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I don't try loading at the range. I have given it some thought but for me it's just not practical. If I had a setup like jmorris, then maybe it would work for me. But beyond equipment, I find that I have to be in the proper mindset to get good accuracy. There are some evenings when I have the time to reload some new loads for rifles, but I just don't have the right focus to do it right. Likewise, there are some days when I can just feel like I am focused and will be able to shoot consistently. If I don't have the right mindset, it's kind of a waste of time to measure those groups that I am trying to develop. Whether it's shooting or reloading, my standards and focus are more demanding for rifles than handguns. If I'm just in the mood to crank out some rounds or go shoot something but I feel a lack of focus, then I'll shift my attention to my revolvers and leave the rifles for another day.

I just can't imagine turning out great rifle loads in the wind and the grime and the glare outside. It's tough enough under controlled conditions at my bench.
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Old May 31, 2011, 12:23 PM   #11
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I'm about 20 minutes from my local range, so I'd rather build the loads in the shop and save the shooting work for the range. I'll work up a few recipes and have a plan of work before I go. Uses my time more wisely.
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Old May 31, 2011, 02:10 PM   #12
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I did 12 years ago, and I am still using the organization I developed for that at home.

I can move my reloading around the house in a few minutes.

I can take reloading equipment with me when I go hunting.

But I gave up on reloading at the range. Loads tuned for accuracy are never reproducible for me.
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Old May 31, 2011, 05:27 PM   #13
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I agree it does take the right mindset to load at the range and to shoot well too. It has been raining a lot here in NY and humidity has been way up. On my last range outing I noticed the stock on my Kimber had swollen to the point I no longer had a free floating barrel.

If it ain't one thing its another. I finally had the time to do some development and mother nature bit me in the arse. I left all the other guns at home so I could focus on the one gun. I ended up shooting about 20 rounds and packed it up.
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Old June 1, 2011, 11:24 PM   #14
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I've thought about it ALOT. I'm trying to finish my load development for my Stevens 200 in 270 Win. I've got the powder narrowed down (IMR 4831) and have an idea what charge (laddered a set and it likes the lighter charge). I just have to build up some new rounds and play around with the OAL. If I could build at the range, I could finish the development. I've been waiting 2 almost 3 weeks to complete because the range is 30 minutes from my house and life has been kinda hectic.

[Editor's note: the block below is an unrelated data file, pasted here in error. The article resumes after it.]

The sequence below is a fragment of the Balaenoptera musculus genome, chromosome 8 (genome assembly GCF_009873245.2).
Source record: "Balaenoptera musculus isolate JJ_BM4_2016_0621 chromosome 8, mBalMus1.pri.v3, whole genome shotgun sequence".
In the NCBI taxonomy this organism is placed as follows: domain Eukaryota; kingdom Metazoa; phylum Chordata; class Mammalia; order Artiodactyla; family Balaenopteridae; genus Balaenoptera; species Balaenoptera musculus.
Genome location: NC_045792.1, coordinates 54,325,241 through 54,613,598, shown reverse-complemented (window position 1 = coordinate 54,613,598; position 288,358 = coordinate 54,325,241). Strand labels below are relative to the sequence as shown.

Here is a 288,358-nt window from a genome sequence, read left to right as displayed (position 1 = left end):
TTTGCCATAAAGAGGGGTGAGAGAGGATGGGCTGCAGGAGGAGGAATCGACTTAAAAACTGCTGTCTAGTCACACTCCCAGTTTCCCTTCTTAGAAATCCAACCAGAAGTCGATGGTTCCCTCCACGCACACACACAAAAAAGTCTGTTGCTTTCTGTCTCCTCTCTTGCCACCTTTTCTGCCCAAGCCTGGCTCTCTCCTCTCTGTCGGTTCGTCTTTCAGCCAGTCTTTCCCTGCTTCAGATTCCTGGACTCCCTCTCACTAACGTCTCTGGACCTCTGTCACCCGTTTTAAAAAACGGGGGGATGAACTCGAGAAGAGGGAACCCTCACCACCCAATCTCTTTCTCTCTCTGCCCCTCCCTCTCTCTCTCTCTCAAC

If I could shoot the next run and narrow down the specific charge, I could then play with the OAL in the same range trip.

I've got a bunch of brass already prepped and primed. All I would need to do is charge and seat bullet. If I unmounted my single stage and put it on a 2x4 and then c-clamped it, it would certainly work. I don't know if the range would allow me to charge the cases while in rifle lane though. Need to check with them on that. Worse case, I charge / seat in my car. Wind would not play a factor then which would be good if using a beam scale.
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Old June 2, 2011, 09:54 AM   #15
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I've always had a range load development kit, but have recently read about a fellow whose best load always worked when loaded at home, but gave overpressure signs when he tried to replicate it at the range. It turned out his powder was being settled by vibration during transport from home. That tighter packing makes it a little harder for the ignition flame to travel between the powder grains, so it acts like a little bit slower powder. That means loads developed at the range in the usual way may not work the same way when loaded at home, depending on the powder.

I intend to experiment with a portable loading tray shaker to see if range loads can be made to match transported loads that way. In the meanwhile, I'm charging cases at home and corking them, so they shake down in transport, then using my hand press and a Redding Competition Seater at the range to set bullets in. That lets me tweak seating depth first, then run up through graduated loads watching for pressure signs. I stop and empty the remaining cases of powder when I hit an upper limit I'm comfortable with.